N. C. Kruetzmann,W. Rack,A. J. McDonald,S. E. George
The Cryosphere Discussions , 2011, DOI: 10.5194/tcd-5-1-2011
Abstract: We present a new method of using ground penetrating radar (GPR) for estimating snow accumulation and compaction rates in Antarctica. We process 500 MHz data to produce radargrams with unambiguous reflection horizons that can be observed and tracked in repeat GPR measurements made one year apart. Our processing methodology is a deterministic deconvolution via the Fourier domain using an estimate of the emitted waveform from direct measurement. At two measurement sites near Scott Base, Antarctica, point measurements of average accumulation from snow pits and firn cores are extrapolated to a larger area by identifying a dateable dust layer in the radargrams. Over an 800 m×800 m area on the McMurdo Ice Shelf (77°45′ S, 167°17′ E) the average accumulation is found to be 269 ± 9 kg m 2 a 1. The accumulation over an area of 400 m×400 m in the dry snow zone on Ross Island (77°40′ S, 167°11′ E, 350 m a.s.l.) is found to be higher (404 ± 22 kg m 2 a 1) and shows increased variability related to undulating terrain. Compaction of snow between 2 m and 13 m depth is estimated at both sites by tracking several internal reflection horizons along the radar profiles and calculating the average change in separation of horizon pairs from one year to the next. The derived compaction rates range from 7 cm m 1 at a depth of two metres, down to no measurable compaction at 13 m depth, and are similar to published values from point measurements.
Snow accumulation and compaction derived from GPR data near Ross Island, Antarctica  [PDF]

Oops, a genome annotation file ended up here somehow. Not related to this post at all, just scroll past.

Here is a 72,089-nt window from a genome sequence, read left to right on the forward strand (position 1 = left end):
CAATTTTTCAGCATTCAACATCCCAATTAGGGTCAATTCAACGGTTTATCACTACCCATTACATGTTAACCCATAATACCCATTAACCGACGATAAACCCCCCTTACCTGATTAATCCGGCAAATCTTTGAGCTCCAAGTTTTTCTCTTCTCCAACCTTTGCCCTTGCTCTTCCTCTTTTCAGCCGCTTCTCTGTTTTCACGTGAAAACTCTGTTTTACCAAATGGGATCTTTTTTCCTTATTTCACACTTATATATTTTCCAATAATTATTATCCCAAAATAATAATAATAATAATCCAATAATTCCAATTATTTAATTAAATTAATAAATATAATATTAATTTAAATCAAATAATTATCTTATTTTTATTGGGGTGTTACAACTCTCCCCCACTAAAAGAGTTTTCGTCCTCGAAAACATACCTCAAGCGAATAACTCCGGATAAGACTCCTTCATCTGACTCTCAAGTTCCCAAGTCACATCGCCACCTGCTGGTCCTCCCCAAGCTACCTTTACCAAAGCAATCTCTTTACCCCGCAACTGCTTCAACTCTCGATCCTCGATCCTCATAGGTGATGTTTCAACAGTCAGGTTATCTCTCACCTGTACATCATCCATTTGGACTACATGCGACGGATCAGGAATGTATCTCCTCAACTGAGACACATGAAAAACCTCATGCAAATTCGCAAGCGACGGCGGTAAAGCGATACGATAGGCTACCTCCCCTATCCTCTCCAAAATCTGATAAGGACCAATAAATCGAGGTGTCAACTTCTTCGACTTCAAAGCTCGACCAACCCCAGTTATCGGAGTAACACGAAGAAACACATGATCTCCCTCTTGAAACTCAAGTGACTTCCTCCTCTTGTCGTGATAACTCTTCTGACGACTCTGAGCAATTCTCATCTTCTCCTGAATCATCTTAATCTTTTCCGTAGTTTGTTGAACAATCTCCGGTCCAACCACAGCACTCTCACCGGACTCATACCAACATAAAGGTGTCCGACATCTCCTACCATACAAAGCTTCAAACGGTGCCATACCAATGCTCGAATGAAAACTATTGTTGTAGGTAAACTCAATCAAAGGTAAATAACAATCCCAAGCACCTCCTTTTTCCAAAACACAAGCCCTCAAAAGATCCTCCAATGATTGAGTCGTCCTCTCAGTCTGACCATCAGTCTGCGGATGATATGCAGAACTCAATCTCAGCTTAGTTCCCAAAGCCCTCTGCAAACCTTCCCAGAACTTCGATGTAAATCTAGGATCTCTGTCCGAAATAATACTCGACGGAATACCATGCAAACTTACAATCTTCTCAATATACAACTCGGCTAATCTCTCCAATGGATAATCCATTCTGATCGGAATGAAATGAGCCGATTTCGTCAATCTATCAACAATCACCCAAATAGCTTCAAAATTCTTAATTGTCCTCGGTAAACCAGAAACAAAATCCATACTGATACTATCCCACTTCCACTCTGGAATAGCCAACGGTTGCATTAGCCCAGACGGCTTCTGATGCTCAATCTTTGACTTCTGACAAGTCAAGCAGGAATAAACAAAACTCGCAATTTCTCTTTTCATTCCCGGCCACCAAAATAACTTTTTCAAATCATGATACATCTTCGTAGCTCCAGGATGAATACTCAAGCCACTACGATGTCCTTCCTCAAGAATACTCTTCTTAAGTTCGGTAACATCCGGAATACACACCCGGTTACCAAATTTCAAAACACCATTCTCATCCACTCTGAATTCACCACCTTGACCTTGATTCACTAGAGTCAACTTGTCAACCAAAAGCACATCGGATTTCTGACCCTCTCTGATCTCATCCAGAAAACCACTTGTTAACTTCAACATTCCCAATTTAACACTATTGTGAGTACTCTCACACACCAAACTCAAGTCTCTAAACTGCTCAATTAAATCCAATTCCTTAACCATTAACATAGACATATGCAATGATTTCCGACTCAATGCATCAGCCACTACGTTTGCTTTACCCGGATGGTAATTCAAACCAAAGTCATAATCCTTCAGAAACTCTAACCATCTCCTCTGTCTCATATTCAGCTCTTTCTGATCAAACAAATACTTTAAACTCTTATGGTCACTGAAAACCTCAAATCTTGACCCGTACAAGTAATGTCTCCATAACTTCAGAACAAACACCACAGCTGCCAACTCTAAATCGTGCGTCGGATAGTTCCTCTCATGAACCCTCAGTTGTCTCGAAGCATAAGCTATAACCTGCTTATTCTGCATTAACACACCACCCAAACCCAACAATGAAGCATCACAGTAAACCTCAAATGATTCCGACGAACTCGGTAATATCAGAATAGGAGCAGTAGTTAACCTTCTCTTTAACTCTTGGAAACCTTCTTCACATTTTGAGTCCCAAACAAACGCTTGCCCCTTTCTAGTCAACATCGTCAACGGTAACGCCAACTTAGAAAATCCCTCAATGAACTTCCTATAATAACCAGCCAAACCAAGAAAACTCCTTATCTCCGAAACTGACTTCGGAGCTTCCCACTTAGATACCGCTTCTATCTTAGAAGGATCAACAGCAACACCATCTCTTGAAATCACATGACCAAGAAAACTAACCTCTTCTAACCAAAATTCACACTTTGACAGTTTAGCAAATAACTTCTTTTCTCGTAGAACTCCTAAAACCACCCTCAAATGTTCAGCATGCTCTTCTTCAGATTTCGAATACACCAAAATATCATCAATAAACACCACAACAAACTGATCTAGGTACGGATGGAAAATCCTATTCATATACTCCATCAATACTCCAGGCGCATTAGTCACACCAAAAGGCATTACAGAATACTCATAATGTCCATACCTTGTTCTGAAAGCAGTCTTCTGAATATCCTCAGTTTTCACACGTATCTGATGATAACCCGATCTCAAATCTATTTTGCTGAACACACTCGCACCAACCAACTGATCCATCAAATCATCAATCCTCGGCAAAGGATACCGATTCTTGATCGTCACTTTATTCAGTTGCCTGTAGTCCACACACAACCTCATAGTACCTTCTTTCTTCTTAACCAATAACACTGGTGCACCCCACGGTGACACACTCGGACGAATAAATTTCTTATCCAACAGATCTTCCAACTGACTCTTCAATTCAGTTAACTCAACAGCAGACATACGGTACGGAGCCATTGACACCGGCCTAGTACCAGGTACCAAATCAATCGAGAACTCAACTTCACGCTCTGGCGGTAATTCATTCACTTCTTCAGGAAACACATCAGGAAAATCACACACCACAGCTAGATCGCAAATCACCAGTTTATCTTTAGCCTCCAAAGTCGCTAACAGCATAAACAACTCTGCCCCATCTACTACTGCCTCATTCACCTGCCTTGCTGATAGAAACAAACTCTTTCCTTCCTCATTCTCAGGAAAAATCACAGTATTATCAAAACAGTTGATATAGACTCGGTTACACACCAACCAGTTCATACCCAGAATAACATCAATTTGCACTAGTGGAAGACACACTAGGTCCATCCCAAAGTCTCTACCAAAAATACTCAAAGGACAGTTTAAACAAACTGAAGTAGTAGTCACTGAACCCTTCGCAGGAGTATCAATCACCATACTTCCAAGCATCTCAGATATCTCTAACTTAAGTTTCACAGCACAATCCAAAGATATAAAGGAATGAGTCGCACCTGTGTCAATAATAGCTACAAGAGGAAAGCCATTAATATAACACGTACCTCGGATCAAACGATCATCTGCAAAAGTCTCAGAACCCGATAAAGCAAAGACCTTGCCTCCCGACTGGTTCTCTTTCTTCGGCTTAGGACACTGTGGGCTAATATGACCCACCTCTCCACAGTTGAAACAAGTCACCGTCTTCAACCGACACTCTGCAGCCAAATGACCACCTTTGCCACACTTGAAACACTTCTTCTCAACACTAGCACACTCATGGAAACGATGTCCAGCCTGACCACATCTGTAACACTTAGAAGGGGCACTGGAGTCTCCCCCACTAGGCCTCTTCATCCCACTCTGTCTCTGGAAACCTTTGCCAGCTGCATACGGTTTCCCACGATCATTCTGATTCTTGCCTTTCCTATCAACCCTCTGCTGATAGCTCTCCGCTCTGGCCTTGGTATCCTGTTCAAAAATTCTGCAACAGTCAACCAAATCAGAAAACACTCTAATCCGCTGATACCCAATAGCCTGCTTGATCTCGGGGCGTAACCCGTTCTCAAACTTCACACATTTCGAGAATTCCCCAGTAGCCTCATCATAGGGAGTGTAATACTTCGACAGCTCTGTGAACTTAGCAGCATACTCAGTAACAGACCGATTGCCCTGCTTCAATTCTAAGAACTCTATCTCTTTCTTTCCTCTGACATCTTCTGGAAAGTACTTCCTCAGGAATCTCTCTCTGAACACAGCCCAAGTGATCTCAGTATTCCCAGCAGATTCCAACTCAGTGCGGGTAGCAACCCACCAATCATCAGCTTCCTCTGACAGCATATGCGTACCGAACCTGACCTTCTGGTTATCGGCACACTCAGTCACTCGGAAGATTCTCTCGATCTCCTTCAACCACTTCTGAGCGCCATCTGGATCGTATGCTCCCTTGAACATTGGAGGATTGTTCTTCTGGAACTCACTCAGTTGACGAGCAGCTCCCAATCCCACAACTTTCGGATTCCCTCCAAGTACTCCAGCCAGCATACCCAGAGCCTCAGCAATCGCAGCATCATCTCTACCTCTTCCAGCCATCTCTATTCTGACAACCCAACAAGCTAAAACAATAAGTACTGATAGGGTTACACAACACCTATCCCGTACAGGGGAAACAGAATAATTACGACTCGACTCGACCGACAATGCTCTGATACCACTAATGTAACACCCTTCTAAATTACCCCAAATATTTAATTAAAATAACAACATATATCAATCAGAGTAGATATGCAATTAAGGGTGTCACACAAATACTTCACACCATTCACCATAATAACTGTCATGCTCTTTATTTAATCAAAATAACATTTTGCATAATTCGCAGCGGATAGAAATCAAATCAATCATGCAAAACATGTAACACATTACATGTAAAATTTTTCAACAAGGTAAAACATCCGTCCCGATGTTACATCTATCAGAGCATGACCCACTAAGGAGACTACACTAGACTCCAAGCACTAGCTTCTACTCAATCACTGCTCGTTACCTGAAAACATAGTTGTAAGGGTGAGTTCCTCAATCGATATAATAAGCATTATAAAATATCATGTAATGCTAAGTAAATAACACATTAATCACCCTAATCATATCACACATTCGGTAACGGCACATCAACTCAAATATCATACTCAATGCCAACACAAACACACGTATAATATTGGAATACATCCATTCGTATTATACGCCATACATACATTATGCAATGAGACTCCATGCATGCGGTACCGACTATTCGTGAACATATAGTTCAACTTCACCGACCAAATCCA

N. C. Kruetzmann,W. Rack,A. J. McDonald,S. E. George
The Cryosphere , 2011, DOI: 10.5194/tc-5-391-2011
Abstract: We present an improved method for estimating accumulation and compaction rates of dry snow in Antarctica with ground penetrating radar (GPR). Using an estimate of the emitted waveform from direct measurements, we apply deterministic deconvolution via the Fourier domain to GPR data with a nominal frequency of 500 MHz. This reveals unambiguous reflection horizons which can be observed in repeat measurements made one year apart. At two measurement sites near Scott Base, Antarctica, we extrapolate point measurements of average accumulation from snow pits and firn cores to a larger area by identifying a dateable dust layer horizon in the radargrams. Over an 800 m × 800 m area on the McMurdo Ice Shelf (77°45′ S, 167°17′ E) the average accumulation is found to be 269 ± 9 kg m 2 a 1. The accumulation over an area of 400 m × 400 m on Ross Island (77°40′ S, 167°11′ E, 350 m a.s.l.) is found to be higher (404 ± 22 kg m 2 a 1) and shows increased variability related to undulating terrain. Compaction of snow between 2 m and 13 m depth is estimated at both sites by tracking several internal reflection horizons along the radar profiles and calculating the average change in separation of horizon pairs from one year to the next. The derived compaction rates range from 7 cm m 1 at a depth of 2 m, down to no measurable compaction at 13 m depth, and are similar to published values from point measurements.